What I usually do in these scenarios is wrap the important cells as functions (you don’t have to merge any of them) and have a certain master cell that iterates over a list of parameters and calls these functions. E.g. this is what a “master cell” looks like in one of my notebooks:
import itertools # parameters P_peak_all = [100, 200] idle_ratio_all = [0., 0.3, 0.6] # iterate through these parameters and call the notebook's logic for P_peak, idle_ratio in itertools.product(P_peak_all, idle_ratio_all): print(P_peak, idle_ratio, P_peak*idle_ratio) print('========================') m_synth, m_synth_ns = build_synth_measurement(P_peak, idle_ratio) compare_measurements(m_synth, m_synth_ns, "Peak pauser", "No scheduler", file_note="-%d-%d" % (P_peak, int(idle_ratio*100)))
You can still have some data dragging throughout the notebook (i.e. calling each function at the bottom of the cell with your data) to be able to test stuff live for individual cells. For example some cell might state:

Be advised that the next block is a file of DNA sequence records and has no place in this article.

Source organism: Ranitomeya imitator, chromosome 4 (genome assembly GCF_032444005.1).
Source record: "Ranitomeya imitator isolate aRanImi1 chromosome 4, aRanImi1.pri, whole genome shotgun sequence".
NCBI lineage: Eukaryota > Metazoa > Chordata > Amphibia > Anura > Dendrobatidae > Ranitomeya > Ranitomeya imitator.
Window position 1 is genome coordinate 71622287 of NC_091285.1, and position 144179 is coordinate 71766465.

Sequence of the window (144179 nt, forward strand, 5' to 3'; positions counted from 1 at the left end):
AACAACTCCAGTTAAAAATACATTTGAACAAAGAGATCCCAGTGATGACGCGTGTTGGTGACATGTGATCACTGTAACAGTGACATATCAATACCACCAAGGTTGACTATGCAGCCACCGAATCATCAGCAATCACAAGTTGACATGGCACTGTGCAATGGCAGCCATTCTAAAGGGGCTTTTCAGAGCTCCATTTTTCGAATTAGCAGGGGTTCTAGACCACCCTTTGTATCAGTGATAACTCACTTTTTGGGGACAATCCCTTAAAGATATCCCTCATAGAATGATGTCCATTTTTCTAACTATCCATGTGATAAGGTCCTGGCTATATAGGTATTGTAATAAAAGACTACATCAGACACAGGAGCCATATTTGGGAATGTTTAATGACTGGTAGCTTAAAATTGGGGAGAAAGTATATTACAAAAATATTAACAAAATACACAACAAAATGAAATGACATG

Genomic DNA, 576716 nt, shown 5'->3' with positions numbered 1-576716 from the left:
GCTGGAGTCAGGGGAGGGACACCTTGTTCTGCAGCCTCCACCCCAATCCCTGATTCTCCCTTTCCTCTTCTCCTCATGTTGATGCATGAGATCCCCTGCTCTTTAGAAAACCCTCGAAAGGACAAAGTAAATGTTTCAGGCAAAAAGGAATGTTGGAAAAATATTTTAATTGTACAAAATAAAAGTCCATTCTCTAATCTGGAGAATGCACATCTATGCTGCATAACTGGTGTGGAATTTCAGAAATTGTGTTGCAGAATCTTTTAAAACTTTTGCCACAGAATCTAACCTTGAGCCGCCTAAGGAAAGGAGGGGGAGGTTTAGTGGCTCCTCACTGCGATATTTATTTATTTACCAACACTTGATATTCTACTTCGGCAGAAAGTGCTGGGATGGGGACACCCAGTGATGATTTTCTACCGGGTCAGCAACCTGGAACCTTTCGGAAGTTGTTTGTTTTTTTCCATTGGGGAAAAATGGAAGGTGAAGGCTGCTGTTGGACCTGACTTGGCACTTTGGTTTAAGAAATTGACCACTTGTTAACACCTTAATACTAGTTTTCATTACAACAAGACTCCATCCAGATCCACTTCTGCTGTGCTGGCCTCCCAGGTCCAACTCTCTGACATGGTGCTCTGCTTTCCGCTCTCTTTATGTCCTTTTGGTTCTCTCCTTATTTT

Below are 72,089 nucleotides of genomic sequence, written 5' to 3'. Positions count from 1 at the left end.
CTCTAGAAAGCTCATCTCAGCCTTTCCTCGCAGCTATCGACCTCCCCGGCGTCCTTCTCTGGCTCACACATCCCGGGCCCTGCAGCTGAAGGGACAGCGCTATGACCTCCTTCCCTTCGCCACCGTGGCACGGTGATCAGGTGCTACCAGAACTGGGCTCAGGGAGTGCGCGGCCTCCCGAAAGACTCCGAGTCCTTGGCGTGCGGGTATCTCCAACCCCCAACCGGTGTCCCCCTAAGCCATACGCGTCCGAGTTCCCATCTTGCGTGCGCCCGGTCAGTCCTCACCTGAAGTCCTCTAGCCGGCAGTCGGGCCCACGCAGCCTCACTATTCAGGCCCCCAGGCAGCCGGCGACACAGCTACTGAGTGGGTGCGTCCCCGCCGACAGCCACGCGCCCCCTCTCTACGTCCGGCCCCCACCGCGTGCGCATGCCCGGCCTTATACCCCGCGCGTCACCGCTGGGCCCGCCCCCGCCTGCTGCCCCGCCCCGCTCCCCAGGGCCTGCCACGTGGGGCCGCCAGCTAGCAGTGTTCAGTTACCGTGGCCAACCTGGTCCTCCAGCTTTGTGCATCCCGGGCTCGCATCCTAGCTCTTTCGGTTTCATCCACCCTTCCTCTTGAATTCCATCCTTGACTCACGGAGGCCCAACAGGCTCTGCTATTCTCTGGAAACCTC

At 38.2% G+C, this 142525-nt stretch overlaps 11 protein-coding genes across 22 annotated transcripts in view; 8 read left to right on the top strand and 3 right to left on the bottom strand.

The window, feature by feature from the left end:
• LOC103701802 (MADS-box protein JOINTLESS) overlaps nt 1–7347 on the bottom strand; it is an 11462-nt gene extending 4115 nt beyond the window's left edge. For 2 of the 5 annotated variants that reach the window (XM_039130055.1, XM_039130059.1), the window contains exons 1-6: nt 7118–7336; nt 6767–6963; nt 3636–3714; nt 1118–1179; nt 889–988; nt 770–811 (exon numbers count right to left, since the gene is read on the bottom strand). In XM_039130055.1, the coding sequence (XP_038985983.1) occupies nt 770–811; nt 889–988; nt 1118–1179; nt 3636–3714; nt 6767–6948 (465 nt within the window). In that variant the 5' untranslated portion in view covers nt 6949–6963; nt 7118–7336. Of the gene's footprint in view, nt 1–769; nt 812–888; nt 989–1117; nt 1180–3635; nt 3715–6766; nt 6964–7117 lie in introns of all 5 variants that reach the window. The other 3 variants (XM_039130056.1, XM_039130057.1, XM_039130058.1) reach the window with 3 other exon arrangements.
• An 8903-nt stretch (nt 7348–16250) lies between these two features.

def square(x): y = x**2 return y square(x) # where x is your data running from the prior cells
Which lets you experiment live and still call the generic functionality from the master cell.
I know it’s some additional work to refactor your notebook using functions, but I found it actually increases my notebook’s readability which is useful when you come back to it after a longer period and it’s easier to convert it to a “proper” script or module if necessary.